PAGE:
The Tanjong Pagar Nostalgia
The moment is now, tonight. Tomorrow, 1 July 2011, Tanjung Pagar Railway Station in Singapore will cease to operate. What can we, ordinary people say. Our leaders, both in Singapore and Malaysia presume that they have made a deal which we, ordinary people just have to say quietly “ok-lah! Apa boleh buat?”
It is a done deal. And some people say the deal is a win-win situation for both governments, solving one thorny issue which has lingered for generation. Singapore wins something and Malaysia wins something. But some say otherwise. It is a win for Singapore but a loss for Malaysia. Well! There is always two sides of a coin. Either you get the tail or the head as we use to bet if we are in the position of begging to differ. For more information on this Tanjong Pagar deal please read more in “ KTMB Land Issue The Last Train into Tanjung Pagar by Din Merican 29 June 2011” http://www.dinmerican.wordpress.com
The older generation, especially senior citizens in Johor will definetly miss the train ride to Singapore from 1 July 2011.The Tanjung pagar station, which was the home of the KTM staff since it started operation in 1932 would just be the thing of the past.
How some people will remember the surrounding kampungs in the vacinity of the station will remain to be seen. Kampung Baru and Raden Mas, the two famous Malay residential villages will just remain in their mind forever. Those villages, with the old familiar surroundings will always remind them of the Malay filmdom of the P.Ramlee or M.Amin era. Those were the days when we would talk about Malay film Productions and Cathay Keris. We would talk about Jalan Ampas;, we would talk about the Malay Bujang Lapok Series shot scenes in Pasir Ris. We would talk about Geylang Serai and Tanjung katong. Remember too, the Arab Street, Masjid Sultan Istana Seri Gelam and teh fmous Nasi briyni. They were all interrelated. After all Singapore is just an island, the size of just some hundred square miles.
There were citizens of both countries frequenting the “Makam Habib Noh” situated nearby the Tanjung Pagar vacinity. Then there was the Clifford Pier, just a short distance away.From there they used to take a boat to Pulau Belakang Mati (now Pulau Sentosa?), Pulau Bukom or Pulau Sebarok. There were dwellers on those islands who work mostly as refinery workers.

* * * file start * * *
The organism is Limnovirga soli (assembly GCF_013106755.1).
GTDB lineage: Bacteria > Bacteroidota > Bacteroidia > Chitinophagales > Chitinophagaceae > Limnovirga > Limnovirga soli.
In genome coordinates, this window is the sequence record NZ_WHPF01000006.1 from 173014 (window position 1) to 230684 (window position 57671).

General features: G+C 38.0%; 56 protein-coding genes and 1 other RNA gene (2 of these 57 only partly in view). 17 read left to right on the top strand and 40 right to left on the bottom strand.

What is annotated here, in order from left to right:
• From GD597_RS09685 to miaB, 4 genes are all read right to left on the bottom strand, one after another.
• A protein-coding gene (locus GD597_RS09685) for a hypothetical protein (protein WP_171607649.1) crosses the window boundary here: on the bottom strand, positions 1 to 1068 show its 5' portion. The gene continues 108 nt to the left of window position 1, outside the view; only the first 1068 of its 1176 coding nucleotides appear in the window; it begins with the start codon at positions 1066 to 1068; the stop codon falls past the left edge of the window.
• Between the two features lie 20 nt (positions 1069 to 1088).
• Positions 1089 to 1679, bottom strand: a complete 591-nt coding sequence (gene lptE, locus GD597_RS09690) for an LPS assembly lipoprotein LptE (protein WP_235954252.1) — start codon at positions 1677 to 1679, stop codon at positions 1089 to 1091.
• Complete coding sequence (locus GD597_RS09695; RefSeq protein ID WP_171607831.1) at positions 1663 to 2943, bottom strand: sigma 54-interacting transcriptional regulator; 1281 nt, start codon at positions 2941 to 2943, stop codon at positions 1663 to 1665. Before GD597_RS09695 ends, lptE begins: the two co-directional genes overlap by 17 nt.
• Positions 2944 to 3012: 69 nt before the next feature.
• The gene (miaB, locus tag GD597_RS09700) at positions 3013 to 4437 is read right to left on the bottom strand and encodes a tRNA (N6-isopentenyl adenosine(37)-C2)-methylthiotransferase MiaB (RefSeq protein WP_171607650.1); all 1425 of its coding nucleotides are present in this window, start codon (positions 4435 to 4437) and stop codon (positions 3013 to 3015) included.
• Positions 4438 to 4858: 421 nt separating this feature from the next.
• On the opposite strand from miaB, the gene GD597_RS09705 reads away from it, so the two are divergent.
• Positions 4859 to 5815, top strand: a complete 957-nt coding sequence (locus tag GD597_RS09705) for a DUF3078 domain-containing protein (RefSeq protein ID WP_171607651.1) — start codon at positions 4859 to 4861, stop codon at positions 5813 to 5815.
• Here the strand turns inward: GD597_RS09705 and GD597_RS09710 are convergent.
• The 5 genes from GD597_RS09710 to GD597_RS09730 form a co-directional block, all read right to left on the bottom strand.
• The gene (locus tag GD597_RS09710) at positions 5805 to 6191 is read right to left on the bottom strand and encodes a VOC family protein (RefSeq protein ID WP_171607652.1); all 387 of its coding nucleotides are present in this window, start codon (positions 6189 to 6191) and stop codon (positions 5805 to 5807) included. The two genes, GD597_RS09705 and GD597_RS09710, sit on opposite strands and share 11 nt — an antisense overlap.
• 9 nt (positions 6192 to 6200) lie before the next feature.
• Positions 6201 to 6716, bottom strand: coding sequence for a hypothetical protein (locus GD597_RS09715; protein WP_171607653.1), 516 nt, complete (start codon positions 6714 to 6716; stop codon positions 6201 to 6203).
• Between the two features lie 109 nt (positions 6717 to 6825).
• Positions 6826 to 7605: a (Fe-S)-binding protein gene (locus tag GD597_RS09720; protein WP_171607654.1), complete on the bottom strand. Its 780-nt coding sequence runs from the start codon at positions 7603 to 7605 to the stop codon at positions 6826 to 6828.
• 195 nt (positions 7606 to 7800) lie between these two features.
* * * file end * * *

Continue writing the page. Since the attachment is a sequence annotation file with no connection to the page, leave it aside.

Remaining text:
I for one, used to frequent the residential area of Kampung Baru, visiting an uncle, Pak Long Ahmad Wahab, who worked as a custom officer and staying in one of the multi-storey customs quarters, just a few minutes walk across the railway tracks. We visited Singapore during the school holidays travelling by train from as far as my hometown in Rembau, Negeri Sembilan. We used to rent a house in Raden Mas sponsored by my other uncle, Pak Ngah Hassan Basri Yatim who was working as an harbour board officer. At the time I was at the tender age of a primary school student. It was my grandaunt, Sa’adan Kassim who brought me along, together with my two loving aunties, Rohana and Masitah Yatim. I was indeed lucky when I learned later from my uncle’s Singaporean cjhildren that I was my uncle’s favourite nephew. Ye…yeh!
When in Singapore we would be rushing to the esplade nearby the Singapore River, wandering around in the evening looking across the open sea into the horizon, or shopping in High Street or Robinson. Or strolling down the Change Alley for junks going cheap. At night my uncle would sometimes take us to the entertaining world of the famous “Great world, “Happy World” or “the New World.” More often than not, we would at least be spending our time at the Padang , walking and doing nothing, waiting for dinner to be served with “makan satay”, which was our favourite dish.
The best part of all was at the time, there was no such things as immigration restriction. Everyone from either side of the divide was free to walk into one another’s territory. And remember how Johorians flocked to Sunday night Pasar Malam in Woodlands. They would walk all the way along the Tambak Johor to the Pasar Malam which was about two kilometers from the end of the Singapore side of the causeway. We were not only trying to avoid the notorious Causeway bottleneck but spending the night enjoying the beautiful night scene of the Selat tebrau, looking towards Lido Beach eastwards to Jalan Skudai.
All those days are gone. So also the nostalgic Tanjung Pagar Railway Station. We will cherish the memory. From now on it will just be going “down the memory lane.” Remember too, the Asia Building near Clifford Pier. It was considered as the tallest in Singapore. Anyone remember counting the number of storey ?
- Oh My…My…My Nostalgic Tanjung Pagar Railway Station! (afyassin.wordpress.com)
- KTMB LAND ISSUE: The last Train into Tanjung Pagar (dinmerican.wordpress.com)
- KTM Tanjong Pagar Railway Station (tangkophotoworkz.wordpress.com)
- Parts of KTM railway to be retained (beingsimplygreen.wordpress.com)
- Who is the one who found singpore (wiki.answers.com)
- The scenery and sounds on the KTM train, from Woodlands Checkpoint to Ghim Moh (otterman.wordpress.com)
- Tanjong Pagar vs Albirex Niigata FC stream live free online tv Singapore S League football June-6 (11sports.wordpress.com)
- Relocation of Tanjong Pagar Railway Station from July 1 (sharonanngoh.com)
- Tanjong Pagar vs Tampines Rovers stream live free online tv Singapore S League football May-30 (11sports.wordpress.com)